A “therapeutic gene” refers herein to a nucleic acid that may have a therapeutic effect upon transfection into a cell. This effect can be mediated by the nucleic acid itself (e.g., anti-sense nucleic acid), following transcription (e.g., anti-sense RNA, ribozymes, interfering dsRNA, siRNA), or following expression into a protein. “Protein” refers herein to a linear series of greater than 2 amino acid residues connected one to another as in a polypeptide. A “therapeutic” effect of the protein in attenuating or preventing the disease state can be accomplished by the protein either staying within the cell, remaining attached to the cell in the membrane, or being secreted and dissociated from the cell where it can enter the general circulation and blood. Secreted proteins that can be therapeutic include hormones, cytokines, growth factors, clotting factors, anti-protease proteins (e.g., alpha1-antitrypsin), angiogenic proteins (e.g., vascular endothelial growth factor, fibroblast growth factors), antiangiogenic proteins (e.g., endostatin, angiostatin), and other proteins that are present in the blood. Proteins on the membrane can have a therapeutic effect by providing a receptor for the cell to take up a protein or lipoprotein. Therapeutic proteins that stay within the cell (“intracellular proteins”) can be enzymes that clear a circulating toxic metabolite as in phenylketonuria. They can also cause a cancer cell to be less proliferative or cancerous (e.g., less metastatic), or interfere with the replication of a virus. Intracellular proteins can be part of the cytoskeleton (e.g., actin, dystrophin, myosins, sarcoglycans, dystroglycans) and thus have a therapeutic effect in cardiomyopathies and musculoskeletal diseases (e.g., Duchenne muscular dystrophy, limb-girdle disease). Other therapeutic proteins of particular interest to treating heart disease include polypeptides affecting cardiac contractility (e.g., calcium and sodium channels), inhibitors of restenosis (e.g., nitric oxide synthetase), angiogenic factors, and anti-angiogenic factors.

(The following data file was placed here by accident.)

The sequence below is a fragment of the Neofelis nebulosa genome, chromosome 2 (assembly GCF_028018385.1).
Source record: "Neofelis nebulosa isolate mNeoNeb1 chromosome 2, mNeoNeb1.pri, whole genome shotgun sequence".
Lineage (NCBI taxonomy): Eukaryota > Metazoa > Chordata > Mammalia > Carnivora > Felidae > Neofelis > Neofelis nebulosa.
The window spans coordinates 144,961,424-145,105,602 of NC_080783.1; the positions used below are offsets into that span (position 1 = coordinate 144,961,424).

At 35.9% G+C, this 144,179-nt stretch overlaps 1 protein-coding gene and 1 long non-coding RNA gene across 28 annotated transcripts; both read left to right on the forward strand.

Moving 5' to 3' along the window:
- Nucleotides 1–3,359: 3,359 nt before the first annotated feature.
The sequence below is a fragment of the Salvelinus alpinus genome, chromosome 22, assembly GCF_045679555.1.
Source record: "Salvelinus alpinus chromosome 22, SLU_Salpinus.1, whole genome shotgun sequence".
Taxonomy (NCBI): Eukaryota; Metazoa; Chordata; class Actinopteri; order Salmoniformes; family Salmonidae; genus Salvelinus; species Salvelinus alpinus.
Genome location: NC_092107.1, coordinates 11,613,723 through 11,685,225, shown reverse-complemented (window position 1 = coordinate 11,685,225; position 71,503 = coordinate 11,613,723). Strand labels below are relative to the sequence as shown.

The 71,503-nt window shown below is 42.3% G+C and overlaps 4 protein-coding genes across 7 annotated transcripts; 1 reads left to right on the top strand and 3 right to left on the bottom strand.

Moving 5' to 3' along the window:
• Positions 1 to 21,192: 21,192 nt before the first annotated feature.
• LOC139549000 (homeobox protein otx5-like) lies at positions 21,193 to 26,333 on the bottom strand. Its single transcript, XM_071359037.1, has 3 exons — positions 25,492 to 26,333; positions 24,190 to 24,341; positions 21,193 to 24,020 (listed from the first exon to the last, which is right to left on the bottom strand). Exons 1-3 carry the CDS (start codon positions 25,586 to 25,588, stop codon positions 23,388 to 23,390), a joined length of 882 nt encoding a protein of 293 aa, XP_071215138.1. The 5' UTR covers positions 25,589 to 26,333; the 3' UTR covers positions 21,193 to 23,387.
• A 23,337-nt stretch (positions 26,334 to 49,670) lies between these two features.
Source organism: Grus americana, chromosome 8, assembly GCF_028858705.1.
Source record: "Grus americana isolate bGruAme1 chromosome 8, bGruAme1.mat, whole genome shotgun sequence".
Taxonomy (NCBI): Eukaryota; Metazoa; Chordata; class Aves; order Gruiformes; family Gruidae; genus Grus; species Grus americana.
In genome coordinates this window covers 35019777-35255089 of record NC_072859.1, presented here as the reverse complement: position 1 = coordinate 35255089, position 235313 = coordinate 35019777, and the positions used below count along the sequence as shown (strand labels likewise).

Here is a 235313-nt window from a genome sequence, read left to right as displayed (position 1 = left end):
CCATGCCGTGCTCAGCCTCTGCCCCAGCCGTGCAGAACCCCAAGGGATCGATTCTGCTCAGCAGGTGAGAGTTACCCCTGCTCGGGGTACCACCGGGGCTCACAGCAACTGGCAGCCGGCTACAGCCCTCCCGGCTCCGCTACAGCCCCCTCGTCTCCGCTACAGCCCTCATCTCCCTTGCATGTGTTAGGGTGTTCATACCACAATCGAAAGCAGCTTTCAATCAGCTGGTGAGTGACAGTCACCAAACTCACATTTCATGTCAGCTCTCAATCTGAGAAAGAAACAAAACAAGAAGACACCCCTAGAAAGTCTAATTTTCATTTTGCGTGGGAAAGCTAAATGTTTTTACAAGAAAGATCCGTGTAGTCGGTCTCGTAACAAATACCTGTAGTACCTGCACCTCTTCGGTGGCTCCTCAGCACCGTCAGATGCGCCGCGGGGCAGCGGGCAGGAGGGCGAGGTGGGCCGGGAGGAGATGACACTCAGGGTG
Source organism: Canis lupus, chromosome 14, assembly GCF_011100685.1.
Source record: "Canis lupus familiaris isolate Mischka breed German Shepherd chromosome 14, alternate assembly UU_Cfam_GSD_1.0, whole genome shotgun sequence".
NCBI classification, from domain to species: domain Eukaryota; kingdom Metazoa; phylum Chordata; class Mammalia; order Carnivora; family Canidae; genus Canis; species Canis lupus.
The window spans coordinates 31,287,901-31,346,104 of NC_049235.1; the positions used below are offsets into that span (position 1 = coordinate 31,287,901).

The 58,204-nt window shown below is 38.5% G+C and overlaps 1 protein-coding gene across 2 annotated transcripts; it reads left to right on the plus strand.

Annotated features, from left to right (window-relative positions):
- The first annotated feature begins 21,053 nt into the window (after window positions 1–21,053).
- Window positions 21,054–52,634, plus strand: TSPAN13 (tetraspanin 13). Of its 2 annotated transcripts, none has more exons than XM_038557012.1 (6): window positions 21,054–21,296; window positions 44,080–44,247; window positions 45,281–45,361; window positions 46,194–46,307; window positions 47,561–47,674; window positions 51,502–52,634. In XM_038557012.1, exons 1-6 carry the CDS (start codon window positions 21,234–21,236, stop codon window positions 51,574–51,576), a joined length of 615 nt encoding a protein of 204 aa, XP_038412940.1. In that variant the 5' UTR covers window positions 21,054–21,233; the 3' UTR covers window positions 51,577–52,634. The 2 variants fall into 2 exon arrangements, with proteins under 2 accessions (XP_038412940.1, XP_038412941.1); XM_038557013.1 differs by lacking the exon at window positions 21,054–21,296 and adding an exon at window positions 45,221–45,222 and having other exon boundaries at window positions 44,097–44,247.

The term “antigen” is defined as anything that can serve as a target for an immune response. The term “adjuvant” means compounds that, when used in combination with specific antigens, augment or otherwise alter or modify the resultant immune responses. The term “vaccine” is defined herein as a suspension or solution of one or more antigenic moieties, or nucleic acids capable of directing the synthesis of one or more antigenic moieties, which is delivered into an organism to produce an immune response. The “antigenic moiety” can be either a live or killed microorganism, or a natural product purified from a microorganism or other cell including, but not limited to tumor cells, a synthetic product, a genetically engineered protein, peptide, polysaccharide or similar product or an allergen. The antigenic moiety can also be a subunit of a protein, peptide, polysaccharide or similar product. The term “cell mediated immunity” is defined as an immune response mediated by cells or the products they produce, such as cytokines, rather than by antibody. It includes, but is not limited to, delayed type hypersensitivity and cytotoxic T cells. The term “humoral immunity” relates to an immune response mediated by antibodies and the cells involved in the production of antibodies. Cell mediated and humoral immunity are often induced simultaneously and influence each other. Since the immune systems of all vertebrates operate similarly, the applications described can be implemented in all vertebrate systems, comprising mammalian and avian species, as well as fish. The term “adjuvant” as used herein is any substance whose admixture with an immunogen modifies the immune response. Modification of the immune response means augmentation, intensification, or broadening the specificity of either or both antibody and cellular immune responses. Modification of the immune response can also mean decreasing or suppressing certain antigen-specific immune responses such as the induction of tolerance. A “hapten” is defined herein as a substance that reacts selectively with appropriate antibodies or T cells but the hapten itself is usually not immunogenic. Most haptens are small molecules or small parts of large molecules, but some macromolecules can also function as haptens.